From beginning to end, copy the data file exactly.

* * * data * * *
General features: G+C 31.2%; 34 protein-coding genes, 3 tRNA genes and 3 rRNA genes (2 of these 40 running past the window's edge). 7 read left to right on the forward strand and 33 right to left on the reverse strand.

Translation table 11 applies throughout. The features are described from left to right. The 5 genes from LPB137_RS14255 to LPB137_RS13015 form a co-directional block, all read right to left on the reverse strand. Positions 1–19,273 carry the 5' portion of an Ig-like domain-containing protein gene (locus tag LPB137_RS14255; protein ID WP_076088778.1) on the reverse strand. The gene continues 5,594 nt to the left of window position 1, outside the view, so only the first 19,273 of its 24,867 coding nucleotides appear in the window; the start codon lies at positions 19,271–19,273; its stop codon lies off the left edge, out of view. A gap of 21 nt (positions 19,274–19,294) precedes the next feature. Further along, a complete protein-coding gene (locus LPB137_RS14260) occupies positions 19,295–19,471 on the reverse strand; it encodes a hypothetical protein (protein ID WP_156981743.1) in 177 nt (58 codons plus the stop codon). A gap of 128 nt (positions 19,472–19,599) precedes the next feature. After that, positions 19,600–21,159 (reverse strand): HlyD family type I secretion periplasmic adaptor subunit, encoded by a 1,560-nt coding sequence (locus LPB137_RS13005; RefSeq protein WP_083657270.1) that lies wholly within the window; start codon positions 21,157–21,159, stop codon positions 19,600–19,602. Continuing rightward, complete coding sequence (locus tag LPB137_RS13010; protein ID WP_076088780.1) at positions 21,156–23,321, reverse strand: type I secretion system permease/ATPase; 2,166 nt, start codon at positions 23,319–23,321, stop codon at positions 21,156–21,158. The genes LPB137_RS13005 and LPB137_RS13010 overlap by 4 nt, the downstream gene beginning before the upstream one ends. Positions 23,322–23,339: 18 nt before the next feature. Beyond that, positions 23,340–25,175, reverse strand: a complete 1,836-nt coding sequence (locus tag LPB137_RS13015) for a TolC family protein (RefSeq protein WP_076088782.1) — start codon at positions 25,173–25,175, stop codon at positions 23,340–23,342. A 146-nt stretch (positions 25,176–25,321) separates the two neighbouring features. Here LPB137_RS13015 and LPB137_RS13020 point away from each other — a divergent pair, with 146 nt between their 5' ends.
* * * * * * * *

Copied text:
General features: G+C 31.2%; 34 protein-coding genes, 3 tRNA genes and 3 rRNA genes (2 of these 40 running past the window's edge). 7 read left to right on the forward strand and 33 right to left on the reverse strand.

Translation table 11 applies throughout. The features are described from left to right. The 5 genes from LPB137_RS14255 to LPB137_RS13015 form a co-directional block, all read right to left on the reverse strand. Positions 1–19,273 carry the 5' portion of an Ig-like domain-containing protein gene (locus tag LPB137_RS14255; protein ID WP_076088778.1) on the reverse strand. The gene continues 5,594 nt to the left of window position 1, outside the view, so only the first 19,273 of its 24,867 coding nucleotides appear in the window; the start codon lies at positions 19,271–19,273; its stop codon lies off the left edge, out of view. A gap of 21 nt (positions 19,274–19,294) precedes the next feature. Further along, a complete protein-coding gene (locus LPB137_RS14260) occupies positions 19,295–19,471 on the reverse strand; it encodes a hypothetical protein (protein ID WP_156981743.1) in 177 nt (58 codons plus the stop codon). A gap of 128 nt (positions 19,472–19,599) precedes the next feature. After that, positions 19,600–21,159 (reverse strand): HlyD family type I secretion periplasmic adaptor subunit, encoded by a 1,560-nt coding sequence (locus LPB137_RS13005; RefSeq protein WP_083657270.1) that lies wholly within the window; start codon positions 21,157–21,159, stop codon positions 19,600–19,602. Continuing rightward, complete coding sequence (locus tag LPB137_RS13010; protein ID WP_076088780.1) at positions 21,156–23,321, reverse strand: type I secretion system permease/ATPase; 2,166 nt, start codon at positions 23,319–23,321, stop codon at positions 21,156–21,158. The genes LPB137_RS13005 and LPB137_RS13010 overlap by 4 nt, the downstream gene beginning before the upstream one ends. Positions 23,322–23,339: 18 nt before the next feature. Beyond that, positions 23,340–25,175, reverse strand: a complete 1,836-nt coding sequence (locus tag LPB137_RS13015) for a TolC family protein (RefSeq protein WP_076088782.1) — start codon at positions 25,173–25,175, stop codon at positions 23,340–23,342. A 146-nt stretch (positions 25,176–25,321) separates the two neighbouring features. Here LPB137_RS13015 and LPB137_RS13020 point away from each other — a divergent pair, with 146 nt between their 5' ends.